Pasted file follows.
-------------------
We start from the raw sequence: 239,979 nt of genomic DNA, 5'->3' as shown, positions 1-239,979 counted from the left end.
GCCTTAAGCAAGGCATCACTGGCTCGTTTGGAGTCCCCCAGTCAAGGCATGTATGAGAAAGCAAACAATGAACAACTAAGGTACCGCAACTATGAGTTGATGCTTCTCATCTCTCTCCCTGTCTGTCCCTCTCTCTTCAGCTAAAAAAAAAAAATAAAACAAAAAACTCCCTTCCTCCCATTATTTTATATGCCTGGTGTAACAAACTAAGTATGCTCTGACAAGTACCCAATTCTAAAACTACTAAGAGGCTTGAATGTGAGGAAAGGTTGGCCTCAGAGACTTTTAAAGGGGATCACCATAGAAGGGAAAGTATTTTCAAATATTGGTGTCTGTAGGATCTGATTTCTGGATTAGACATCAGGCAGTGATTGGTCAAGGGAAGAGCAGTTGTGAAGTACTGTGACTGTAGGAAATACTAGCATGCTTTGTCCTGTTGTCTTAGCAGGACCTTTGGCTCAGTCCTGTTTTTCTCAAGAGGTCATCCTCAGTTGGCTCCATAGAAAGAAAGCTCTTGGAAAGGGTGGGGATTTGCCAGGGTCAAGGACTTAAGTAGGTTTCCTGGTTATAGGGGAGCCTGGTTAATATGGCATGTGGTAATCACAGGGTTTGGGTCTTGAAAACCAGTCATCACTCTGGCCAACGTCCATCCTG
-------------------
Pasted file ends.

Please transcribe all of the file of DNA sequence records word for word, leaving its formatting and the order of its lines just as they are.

We start from the raw sequence: 239,979 nt of genomic DNA, 5'->3' as shown, positions 1-239,979 counted from the left end.
GCCTTAAGCAAGGCATCACTGGCTCGTTTGGAGTCCCCCAGTCAAGGCATGTATGAGAAAGCAAACAATGAACAACTAAGGTACCGCAACTATGAGTTGATGCTTCTCATCTCTCTCCCTGTCTGTCCCTCTCTCTTCAGCTAAAAAAAAAAAATAAAACAAAAAACTCCCTTCCTCCCATTATTTTATATGCCTGGTGTAACAAACTAAGTATGCTCTGACAAGTACCCAATTCTAAAACTACTAAGAGGCTTGAATGTGAGGAAAGGTTGGCCTCAGAGACTTTTAAAGGGGATCACCATAGAAGGGAAAGTATTTTCAAATATTGGTGTCTGTAGGATCTGATTTCTGGATTAGACATCAGGCAGTGATTGGTCAAGGGAAGAGCAGTTGTGAAGTACTGTGACTGTAGGAAATACTAGCATGCTTTGTCCTGTTGTCTTAGCAGGACCTTTGGCTCAGTCCTGTTTTTCTCAAGAGGTCATCCTCAGTTGGCTCCATAGAAAGAAAGCTCTTGGAAAGGGTGGGGATTTGCCAGGGTCAAGGACTTAAGTAGGTTTCCTGGTTATAGGGGAGCCTGGTTAATATGGCATGTGGTAATCACAGGGTTTGGGTCTTGAAAACCAGTCATCACTCTGGCCAACGTCCATCCTG